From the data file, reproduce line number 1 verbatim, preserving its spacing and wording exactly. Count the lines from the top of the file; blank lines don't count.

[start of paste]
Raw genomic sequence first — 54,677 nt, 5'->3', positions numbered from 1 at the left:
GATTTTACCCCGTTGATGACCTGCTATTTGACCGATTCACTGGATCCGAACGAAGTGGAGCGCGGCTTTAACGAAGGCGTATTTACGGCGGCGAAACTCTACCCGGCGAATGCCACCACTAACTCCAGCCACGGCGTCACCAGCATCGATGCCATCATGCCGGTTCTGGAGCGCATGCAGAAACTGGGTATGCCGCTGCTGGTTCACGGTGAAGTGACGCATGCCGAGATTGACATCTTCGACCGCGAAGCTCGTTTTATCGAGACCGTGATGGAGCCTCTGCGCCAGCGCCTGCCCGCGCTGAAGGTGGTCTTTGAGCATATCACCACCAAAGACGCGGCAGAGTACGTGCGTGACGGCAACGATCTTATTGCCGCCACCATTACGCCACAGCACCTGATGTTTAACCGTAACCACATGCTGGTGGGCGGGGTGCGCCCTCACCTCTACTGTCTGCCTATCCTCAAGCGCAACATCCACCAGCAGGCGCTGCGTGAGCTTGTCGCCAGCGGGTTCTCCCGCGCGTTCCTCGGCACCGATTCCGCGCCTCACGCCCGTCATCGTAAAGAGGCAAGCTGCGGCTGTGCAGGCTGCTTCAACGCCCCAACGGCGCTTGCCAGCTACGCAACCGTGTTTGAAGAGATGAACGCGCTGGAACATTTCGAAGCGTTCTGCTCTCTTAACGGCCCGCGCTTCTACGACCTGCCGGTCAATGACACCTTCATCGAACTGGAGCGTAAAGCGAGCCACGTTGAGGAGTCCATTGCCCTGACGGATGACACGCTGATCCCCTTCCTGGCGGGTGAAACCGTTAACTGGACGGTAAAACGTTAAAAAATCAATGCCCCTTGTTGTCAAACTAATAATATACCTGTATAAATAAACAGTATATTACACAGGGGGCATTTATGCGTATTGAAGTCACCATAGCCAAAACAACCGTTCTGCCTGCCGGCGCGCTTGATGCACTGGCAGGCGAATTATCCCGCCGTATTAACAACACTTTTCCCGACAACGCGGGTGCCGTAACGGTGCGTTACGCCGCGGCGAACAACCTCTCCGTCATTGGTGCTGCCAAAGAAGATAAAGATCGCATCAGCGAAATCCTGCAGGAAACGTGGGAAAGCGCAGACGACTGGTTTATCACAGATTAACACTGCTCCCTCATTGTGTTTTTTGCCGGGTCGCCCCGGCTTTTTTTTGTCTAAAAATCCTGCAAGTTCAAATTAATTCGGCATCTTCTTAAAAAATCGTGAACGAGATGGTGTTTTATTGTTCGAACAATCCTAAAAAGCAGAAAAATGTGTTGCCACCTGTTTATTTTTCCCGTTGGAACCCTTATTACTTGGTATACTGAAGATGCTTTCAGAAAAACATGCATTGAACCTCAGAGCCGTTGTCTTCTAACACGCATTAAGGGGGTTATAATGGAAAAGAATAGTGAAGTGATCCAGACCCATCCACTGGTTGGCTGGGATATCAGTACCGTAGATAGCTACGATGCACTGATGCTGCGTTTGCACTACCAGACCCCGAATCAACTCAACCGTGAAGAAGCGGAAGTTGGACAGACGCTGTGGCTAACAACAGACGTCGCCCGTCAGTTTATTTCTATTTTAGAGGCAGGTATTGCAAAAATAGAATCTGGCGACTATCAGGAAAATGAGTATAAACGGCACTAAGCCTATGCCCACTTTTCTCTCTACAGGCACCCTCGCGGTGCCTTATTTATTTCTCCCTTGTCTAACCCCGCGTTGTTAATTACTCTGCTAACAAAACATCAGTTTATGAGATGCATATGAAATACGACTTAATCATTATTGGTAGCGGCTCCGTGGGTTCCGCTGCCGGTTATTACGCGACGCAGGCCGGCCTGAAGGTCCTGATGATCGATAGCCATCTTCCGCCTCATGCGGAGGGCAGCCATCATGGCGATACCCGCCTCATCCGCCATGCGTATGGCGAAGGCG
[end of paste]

Raw genomic sequence first — 54,677 nt, 5'->3', positions numbered from 1 at the left: